Jewish World Review July 14, 2003 / 14 Tamuz, 5763
Sending troops to Liberia could be a bridge too far
The Bush administration is showing signs of all of the vices of successful foreign
policies - arrogance, overreaching, elitism, and messianic zeal - in its decision to
enter the Liberian quagmire.
Americans will gladly support their president when he attacks nations that sponsor
or harbor terrorists. We will even back him in a preemptive war against a country
that might attack us. But when we start sending troops around the world to stabilize
nations that, if left to disintegrate, might become breeding grounds for terror, it's a
step too far for most Americans.
Why are we suddenly sending troops to Africa?
Is it because President Bush is touring the continent and wants to have something to
offer the leaders he meets?
Is it in response to importuning from U.N General Secretary Kofi Annan or other
world leaders who are asking for a quid-pro-quo for sending troops to Iraq?
Does the desire to satisfy global public opinion play a role?
Or do his nostrils smell oil in West Africa?
None of the above is justification for sending American troops to yet another foreign
venue. Bush will need all the patience we can extend to him as he asks us to put up
with troops dying in Iraq while other units fight in Afghanistan, the Philippines and
other places where terrorism threatens. It is foolish to use up our tolerance with an
adventure in Liberia.
Nor should Bush put his trust in limitations on the mission in Liberia. One good
firefight and the United States is committed. Remember the reply of French Marshal
Foch to the British general who asked, in 1914, what was the minimum British
military contribution that could effectively assist France at the start of World War I.
"One British soldier," he is reputed to have answered.
"And we will see to it that he is killed."
Africa is a quagmire if ever there was one. The civil wars there are eternal and
unending. They have no start and no finish. The cycles of revenge make any
assessment of right and wrong, good or evil, almost na´ve.
It is not our fight, and we are unwise to, in the words of John Quincy Adams, "go
abroad in search of dragons to destroy."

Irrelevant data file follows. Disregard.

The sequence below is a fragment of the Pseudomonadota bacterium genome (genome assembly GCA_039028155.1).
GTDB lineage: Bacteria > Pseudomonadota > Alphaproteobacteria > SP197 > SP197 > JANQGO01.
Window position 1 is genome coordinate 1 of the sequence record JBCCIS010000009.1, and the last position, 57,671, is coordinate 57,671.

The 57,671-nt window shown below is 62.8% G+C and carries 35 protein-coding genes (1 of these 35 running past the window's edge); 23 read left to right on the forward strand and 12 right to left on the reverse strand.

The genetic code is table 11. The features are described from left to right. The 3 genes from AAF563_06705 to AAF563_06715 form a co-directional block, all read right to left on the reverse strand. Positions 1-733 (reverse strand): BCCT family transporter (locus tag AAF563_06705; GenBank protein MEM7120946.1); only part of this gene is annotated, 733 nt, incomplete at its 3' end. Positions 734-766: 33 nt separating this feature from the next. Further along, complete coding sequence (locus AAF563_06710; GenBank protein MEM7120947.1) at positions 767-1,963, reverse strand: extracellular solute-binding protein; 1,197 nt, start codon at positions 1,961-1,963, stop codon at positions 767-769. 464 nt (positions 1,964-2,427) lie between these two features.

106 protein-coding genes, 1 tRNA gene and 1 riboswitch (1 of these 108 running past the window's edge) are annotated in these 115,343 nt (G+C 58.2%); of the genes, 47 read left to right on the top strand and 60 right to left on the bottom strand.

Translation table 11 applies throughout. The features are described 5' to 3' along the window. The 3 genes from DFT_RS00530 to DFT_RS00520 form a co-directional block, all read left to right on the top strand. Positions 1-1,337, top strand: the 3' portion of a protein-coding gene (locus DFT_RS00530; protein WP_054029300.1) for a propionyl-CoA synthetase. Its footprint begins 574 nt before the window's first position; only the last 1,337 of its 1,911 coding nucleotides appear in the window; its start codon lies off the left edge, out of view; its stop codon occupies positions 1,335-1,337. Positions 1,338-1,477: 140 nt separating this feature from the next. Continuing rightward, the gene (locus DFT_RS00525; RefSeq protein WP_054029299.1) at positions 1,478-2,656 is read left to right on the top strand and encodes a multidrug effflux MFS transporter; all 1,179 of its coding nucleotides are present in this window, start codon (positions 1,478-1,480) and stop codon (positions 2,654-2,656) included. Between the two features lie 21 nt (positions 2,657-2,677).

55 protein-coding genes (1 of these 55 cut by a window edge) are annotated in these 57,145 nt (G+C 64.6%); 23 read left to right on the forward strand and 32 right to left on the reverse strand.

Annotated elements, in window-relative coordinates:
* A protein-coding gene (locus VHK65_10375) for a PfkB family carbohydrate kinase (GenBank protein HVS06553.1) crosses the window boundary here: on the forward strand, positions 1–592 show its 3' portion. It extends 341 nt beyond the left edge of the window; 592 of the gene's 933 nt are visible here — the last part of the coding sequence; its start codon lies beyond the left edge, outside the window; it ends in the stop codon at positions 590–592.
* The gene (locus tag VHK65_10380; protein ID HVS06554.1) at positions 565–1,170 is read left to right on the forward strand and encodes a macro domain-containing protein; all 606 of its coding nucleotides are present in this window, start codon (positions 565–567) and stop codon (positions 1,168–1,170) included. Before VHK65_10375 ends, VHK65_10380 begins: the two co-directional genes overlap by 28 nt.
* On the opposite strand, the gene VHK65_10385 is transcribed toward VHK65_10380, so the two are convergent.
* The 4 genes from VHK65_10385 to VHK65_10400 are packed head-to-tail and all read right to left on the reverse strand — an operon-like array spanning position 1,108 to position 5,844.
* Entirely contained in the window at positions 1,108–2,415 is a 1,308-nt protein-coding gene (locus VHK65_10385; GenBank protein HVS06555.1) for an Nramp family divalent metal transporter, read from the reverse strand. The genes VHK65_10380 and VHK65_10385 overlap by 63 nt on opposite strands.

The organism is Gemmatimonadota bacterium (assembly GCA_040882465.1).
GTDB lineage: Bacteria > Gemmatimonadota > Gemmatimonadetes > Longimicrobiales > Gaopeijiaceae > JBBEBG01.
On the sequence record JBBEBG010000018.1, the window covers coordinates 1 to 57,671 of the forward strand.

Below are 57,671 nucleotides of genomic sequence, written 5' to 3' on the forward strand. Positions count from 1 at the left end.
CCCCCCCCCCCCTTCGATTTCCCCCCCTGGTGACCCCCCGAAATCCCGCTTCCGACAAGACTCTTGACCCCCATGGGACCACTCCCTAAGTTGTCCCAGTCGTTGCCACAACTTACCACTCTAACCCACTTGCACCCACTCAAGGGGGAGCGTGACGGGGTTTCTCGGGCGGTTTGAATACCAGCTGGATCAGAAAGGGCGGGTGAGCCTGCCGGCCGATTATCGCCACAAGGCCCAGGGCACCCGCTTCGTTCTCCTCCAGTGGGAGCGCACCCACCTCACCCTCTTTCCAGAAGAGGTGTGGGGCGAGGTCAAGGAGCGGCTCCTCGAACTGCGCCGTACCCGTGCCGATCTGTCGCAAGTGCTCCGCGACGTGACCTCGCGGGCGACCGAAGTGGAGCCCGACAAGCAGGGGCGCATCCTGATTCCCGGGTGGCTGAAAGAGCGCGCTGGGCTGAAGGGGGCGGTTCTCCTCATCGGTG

Besides, the U.S. Army is not the only force in the world. We should let the African
nations and European powers take the lead while we husband our resources to fight
in heavy combat or where our presence alone can do the trick.
The growing potential of West Africa as a source of oil should not tempt us into
military action. We must make sure never to do what the left accuses us of doing
each day - trading blood for oil. The sudden interest in this oil-producing region
might leave many skeptical and troubled.
Bush must remember that a large minority of Americans, on both the left and right,
are isolationists. In a survey for President Clinton, I found the exact percentage to be
upwards of 35, evenly divided between the two parties.
Those America-firsters have suspended their criticism of Bush (at least those on the
right) because of the unique circumstances of the Sept. 11 attacks and the global
threat that terrorism represents. But it is unwise to tempt them into political
Idealism that makes no distinction between areas where our national interest lies
and those from which it is remote does no good for America. The weariness of the
post-Versailles, post-Korea, post-Vietnam eras is never far from the national mood.
Bush will need Americans to stay focused and alert as we face the common danger of
terror and work together in far flung corners of the globe to counter it.
He does himself and his cause no service by asking us to invest in conflicts remote
from our vital interests and far from our national mission.
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JWR contributor Dick Morris is the author of, among others, Off with Their Heads: Traitors, Crooks & Obstructionists in American Politics, Media & Business"
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© 2003, Dick Morris